Are any of you in similar boats as me? Will my dreams always be boring and unmemorable? Obviously, it could be worse. But I hope it’s not a reflection of who I really am inside…
June 30, 2016
Sometimes you gotta know when to throw in the towel, and for Book-in-a-year, this is it. I’m officially stopping it after 5 months, because I’m too unsure what the future of my writing career holds, and I didn’t work on it at all in the month of June. I think it’s a great book that I WILL finish when the time properly comes to write it, but I just don’t think now is that time.
Right now, I need to focus on going back to my day job in just a little over a week, and what changes that will bring to my family and my life.
Right now, I need to help my son, who’s been having a hard time adjusting to the new baby.
Right now, I need to reevaluate my writing career and what the best next steps will be. I have lots of ideas, but no sense of direction. If I don’t commit, I’m going to sit here stagnating.
Or, you know, raising my family and working the day job. And that’s the crux of it. Since this writing stuff is still a “hobby”, it’s all too easy to put it on the back-burner and keep going with the rest of my life. Not that I WANT to do that, but, you know. And is that a bad thing? No. But every day that goes by where I don’t write or read one creative word feels like a failure. A step back. A wiggling in the quicksand of time that is slowly sucking me under into the mundane 8-to-5 and two-point-five-kids and white-picket-fence.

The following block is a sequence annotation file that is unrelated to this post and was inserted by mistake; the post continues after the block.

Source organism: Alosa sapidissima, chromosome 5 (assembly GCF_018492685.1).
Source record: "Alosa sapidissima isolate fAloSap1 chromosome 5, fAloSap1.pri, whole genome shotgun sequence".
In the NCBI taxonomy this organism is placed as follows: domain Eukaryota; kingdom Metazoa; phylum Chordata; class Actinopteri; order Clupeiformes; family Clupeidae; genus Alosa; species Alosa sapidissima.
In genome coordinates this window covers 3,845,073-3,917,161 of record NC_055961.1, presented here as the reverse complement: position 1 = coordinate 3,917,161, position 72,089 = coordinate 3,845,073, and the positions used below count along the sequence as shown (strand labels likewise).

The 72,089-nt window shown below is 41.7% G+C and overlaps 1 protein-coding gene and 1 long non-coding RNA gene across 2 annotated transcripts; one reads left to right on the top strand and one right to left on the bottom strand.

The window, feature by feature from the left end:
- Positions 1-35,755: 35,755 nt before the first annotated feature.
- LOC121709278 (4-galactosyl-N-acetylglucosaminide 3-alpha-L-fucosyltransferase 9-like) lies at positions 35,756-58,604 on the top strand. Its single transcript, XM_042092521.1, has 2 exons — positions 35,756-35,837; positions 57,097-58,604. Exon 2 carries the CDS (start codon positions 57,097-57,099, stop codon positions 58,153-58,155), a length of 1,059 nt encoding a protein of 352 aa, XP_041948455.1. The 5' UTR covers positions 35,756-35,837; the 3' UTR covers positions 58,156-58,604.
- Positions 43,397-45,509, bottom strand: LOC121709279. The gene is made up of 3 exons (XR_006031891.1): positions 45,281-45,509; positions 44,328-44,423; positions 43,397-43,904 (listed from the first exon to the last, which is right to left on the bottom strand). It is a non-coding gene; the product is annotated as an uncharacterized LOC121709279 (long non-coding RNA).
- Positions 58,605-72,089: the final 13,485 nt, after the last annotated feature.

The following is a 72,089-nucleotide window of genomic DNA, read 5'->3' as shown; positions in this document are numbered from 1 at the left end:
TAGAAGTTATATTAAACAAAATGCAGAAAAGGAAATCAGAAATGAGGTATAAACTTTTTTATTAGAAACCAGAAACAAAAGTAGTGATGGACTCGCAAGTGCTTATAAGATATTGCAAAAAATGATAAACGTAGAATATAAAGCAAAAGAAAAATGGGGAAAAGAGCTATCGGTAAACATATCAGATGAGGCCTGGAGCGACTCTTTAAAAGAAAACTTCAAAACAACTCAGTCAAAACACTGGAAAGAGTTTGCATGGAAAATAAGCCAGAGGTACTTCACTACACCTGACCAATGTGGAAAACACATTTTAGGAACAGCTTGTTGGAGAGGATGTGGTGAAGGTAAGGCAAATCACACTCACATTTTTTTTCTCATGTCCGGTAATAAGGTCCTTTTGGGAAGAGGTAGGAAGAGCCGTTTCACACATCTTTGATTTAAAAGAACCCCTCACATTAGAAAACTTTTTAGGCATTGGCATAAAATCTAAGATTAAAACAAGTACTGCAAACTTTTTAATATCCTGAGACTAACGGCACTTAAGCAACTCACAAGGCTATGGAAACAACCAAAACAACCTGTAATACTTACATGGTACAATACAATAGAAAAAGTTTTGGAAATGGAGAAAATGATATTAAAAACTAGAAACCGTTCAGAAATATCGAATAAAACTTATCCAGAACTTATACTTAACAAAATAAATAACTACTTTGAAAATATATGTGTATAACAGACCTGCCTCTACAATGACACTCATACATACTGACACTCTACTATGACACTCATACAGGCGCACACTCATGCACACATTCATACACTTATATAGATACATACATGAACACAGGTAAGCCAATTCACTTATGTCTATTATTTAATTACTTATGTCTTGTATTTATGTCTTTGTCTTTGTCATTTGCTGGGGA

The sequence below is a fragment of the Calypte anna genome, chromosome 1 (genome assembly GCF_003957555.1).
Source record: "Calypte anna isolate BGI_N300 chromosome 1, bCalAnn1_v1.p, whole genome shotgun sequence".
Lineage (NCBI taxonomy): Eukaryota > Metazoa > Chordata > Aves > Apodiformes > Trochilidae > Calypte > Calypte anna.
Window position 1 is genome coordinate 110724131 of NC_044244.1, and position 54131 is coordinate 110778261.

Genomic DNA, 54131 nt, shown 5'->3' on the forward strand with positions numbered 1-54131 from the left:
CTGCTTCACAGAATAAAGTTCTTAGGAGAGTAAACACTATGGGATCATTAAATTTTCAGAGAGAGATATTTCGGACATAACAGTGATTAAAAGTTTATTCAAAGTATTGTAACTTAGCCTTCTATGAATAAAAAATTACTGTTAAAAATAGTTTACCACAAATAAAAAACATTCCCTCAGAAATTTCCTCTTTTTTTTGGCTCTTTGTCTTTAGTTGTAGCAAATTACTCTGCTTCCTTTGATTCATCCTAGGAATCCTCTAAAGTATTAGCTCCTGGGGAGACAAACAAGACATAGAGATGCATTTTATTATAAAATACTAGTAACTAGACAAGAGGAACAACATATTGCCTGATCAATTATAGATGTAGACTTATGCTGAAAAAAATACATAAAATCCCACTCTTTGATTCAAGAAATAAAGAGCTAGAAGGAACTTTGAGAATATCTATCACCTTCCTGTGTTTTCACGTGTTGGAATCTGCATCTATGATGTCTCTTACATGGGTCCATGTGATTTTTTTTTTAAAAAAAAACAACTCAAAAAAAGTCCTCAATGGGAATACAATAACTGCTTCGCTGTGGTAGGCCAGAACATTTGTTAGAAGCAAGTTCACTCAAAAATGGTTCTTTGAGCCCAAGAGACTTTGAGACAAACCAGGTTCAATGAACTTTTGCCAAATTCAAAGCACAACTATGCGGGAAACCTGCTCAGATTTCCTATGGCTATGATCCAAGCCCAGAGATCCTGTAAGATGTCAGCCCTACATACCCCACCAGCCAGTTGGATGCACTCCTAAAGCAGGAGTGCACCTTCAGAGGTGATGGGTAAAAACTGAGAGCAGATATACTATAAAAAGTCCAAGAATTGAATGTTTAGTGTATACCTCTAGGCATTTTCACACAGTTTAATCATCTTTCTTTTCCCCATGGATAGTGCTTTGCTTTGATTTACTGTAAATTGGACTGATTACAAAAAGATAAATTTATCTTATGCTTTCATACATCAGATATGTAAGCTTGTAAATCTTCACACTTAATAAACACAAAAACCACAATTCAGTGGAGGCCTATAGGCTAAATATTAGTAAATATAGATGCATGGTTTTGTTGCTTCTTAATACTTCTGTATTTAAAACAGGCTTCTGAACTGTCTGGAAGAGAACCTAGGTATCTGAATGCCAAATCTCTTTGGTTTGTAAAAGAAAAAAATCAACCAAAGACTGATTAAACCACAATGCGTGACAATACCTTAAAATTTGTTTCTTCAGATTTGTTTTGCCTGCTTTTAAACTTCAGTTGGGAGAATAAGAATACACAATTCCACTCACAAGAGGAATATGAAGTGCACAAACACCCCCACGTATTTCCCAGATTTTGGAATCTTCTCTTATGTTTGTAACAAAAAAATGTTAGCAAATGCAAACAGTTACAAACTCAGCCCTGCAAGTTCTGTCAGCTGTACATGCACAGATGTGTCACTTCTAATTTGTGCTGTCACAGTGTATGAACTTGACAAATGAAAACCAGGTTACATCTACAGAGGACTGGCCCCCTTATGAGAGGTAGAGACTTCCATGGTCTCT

Sure, it’s the American dream. But god damn it I need to wake up or I’m going to blink my eyes and wonder where my life went.
Did I mention I’m turning 30 this year? A little early for a midlife crisis, don’t you think?
In other news, I recently finished reading the memoir She’s Not There, and want to talk about it a bit. She’s Not There is about the life and transition of Jennifer Boylan, an author and college professor. Boylan is an incredible writer, with wit for days and the unparalleled ability to pull at one’s heartstrings, and I bet it’s doubly strong for a person like me, who has dealt with trans feelings and talked long and hard about how said feelings affect my family.
This book both frustrated me and gave me hope.
Throughout most of my reading, I felt hopeless and useless as Boylan’s life unfolded. If only being trans was more accepted, she wouldn’t have had to hide her true self. If only her wife’s view on gender was more open, she wouldn’t have had to have so much anxiety. These thoughts and similar showed themselves to be pretty naive.
This book ripped off the rose-and-baby-blue-colored glasses, so to speak, as my belief in a world of trans acceptance is a fantasy for most people.